For some time now forfeiting of the capacity to think independently has been a pre-requisite for plenary membership of the Congress party. It was accepted that the fount of all wisdom played in 10 Janpath ~ the road was originally designated Queensway ~ and its wisdom-rich waters were pumped nationwide from the abutting 24 Akbar Road. Policy-thinking was the preserve of “Madame” and the coterie around her, even if articulated through nom-de-plumes such as the Congress Working Committee, the so-called High Command, or perhaps the National Advisory Council.
Shoved down the throats of the party&’s rank-and-file were directives on even local issues, and the men and women in authority served at the pleasure of the party president. Could that be changing? As of now there are only semi-strong signs of the resentment of the party&’s leaders in Seemandhra mounting pressure to modify the CWC decision on Telangana; and apart from creating embarrassment the Congress members joining in the disruption of Parliament is unlikely to have sustained impact.
Yet the very fact that some MPs and MLAs from the region have quit the legislatures, ministers at the Centre publicly spoke of an intention to resign, and effigies of Sonia Gandhi have been trampled on does send out a message ~ the intellectual right to independent thinking can be suppressed, but when regional emotions come into play the diktat from New Delhi is open to challenge. Indeed the resentment and protest, admittedly not so strong to be deemed a mini-revolt, constitutes the first formal resistance to a party policy-decision taken in Lutyens’ luxury enclave that has far-reaching implications for the “distant” masses.
Yet, that resentment is “hurting”. The party&’s select media interlocutors have quit their arrogant, demeaning, “time heals everything” line; P Chidambaram, who relishes batting for Sushil Kumar Shinde, has promised Parliament a comprehensive statement on various aspects of the Telangana decision and how the fallout will be addressed.
The party has now set up a four-member committee to defuse the trouble. Does this not confirm that at the political and administrative level the matter had not been thought through before the CWC played a blatantly “electoral” card? It is also worth noting that Prime Minister has refrained from spelling out his personal position, or the government&’s line of action. Nor is any clarity available of how his government intends to tackle the snowballing demand for smaller states, which could further fragment the polity. All that, of course, is for the future to determine: what is of immediate consequence is that the shackles of sycophancy that had held regional stalwarts of the Congress in bondage have been challenged. Which might require the party&’s top leaders to recognise that No. 10 might no longer always chart the “Queen&’s way”.
Rot from the head
There is a message to be derived both by the education department and the West Bengal Council of Higher Secondary Education in the aftermath of Wednesday&’s resignation of the Council&’s president. The short point is inescapable ~ the Council needs to be drastically revamped. It is in a mess if the thoroughly unprofessional conduct of this year&’s Higher Secondary exam, the dismal results and the scam over textbooks are any indicators. Professor Muktinath Chatterjee has sought an escape route by putting in his papers, citing “illness”.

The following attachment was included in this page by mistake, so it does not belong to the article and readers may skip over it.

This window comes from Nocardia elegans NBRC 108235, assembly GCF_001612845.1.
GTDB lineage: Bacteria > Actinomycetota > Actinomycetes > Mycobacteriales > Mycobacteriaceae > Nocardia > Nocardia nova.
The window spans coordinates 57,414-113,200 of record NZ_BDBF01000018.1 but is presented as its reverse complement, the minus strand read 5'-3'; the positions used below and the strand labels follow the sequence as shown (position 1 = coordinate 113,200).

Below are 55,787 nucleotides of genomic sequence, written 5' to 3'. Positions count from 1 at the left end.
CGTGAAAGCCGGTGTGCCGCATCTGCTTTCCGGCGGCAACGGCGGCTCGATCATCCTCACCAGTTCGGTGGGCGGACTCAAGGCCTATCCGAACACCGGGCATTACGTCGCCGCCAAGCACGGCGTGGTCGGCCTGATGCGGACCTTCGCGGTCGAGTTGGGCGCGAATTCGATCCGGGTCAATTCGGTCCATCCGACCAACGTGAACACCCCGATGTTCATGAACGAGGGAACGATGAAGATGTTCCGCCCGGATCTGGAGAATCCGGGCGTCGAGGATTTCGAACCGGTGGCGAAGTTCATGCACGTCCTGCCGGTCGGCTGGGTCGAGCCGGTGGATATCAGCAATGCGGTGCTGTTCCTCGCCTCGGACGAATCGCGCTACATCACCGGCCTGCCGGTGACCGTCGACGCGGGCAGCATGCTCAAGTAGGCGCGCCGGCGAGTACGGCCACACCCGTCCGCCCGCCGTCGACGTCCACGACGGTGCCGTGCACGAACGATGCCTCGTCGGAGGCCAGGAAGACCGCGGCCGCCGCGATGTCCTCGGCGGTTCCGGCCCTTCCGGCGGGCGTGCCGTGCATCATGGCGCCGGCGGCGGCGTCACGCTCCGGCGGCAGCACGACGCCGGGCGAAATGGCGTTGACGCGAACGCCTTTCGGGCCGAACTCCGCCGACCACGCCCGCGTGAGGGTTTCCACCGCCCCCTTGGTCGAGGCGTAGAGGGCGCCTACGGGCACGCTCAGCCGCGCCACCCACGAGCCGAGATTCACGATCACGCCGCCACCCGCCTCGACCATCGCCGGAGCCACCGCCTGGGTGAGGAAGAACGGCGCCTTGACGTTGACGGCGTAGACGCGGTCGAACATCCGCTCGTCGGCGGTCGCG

It is a somewhat facile defence of an ugly truth, indeed the indefensible record of the Council, tasked with the conduct of a public exam in the crucial transition from school to college. Indeed, his statement is a giveaway ~ “I wanted to resign on the day when the HS results were declared this year; but somehow it did not materialise.” The education department is smarting in the wake of reports of a fiddle in the publication of books. And Minister Bratya Basu has been no less evasive than the professor ~ “If one is ill, what can be done?”
A lot indeed can and needs to be done. Not least a thorough investigation into the textbook fiddle, specifically the stealth with which the highest bidder among the publishing houses was bypassed and the tender awarded to another of the Council president&’s choosing. In the net, the students began the session with no books to study on a range of subjects. A more damaging travesty of learning ~ to which the government was privy ~ is hard to imagine. Effectively, prescribed texts were verily reduced to commodities under the hammer. No one quite expected a convincing statement from the Council under Prof Chatterjee, but suspicions are bound to deepen if the education department is equally muted in its response.
Not to put too fine a point on it, the Council president presided over an allegedly corrupt tender process and on occasion doubled up as principal of a private college. In a word, the Council is plagued by an irregularity too many, exemplified no less by the night-long distribution of HS admit cards. The first initiative must be to streamline the conduct of the exam in parallel with clearing the cesspool of corruption. Fish rots from the head; so it is with the West Bengal Council of Higher Secondary Education.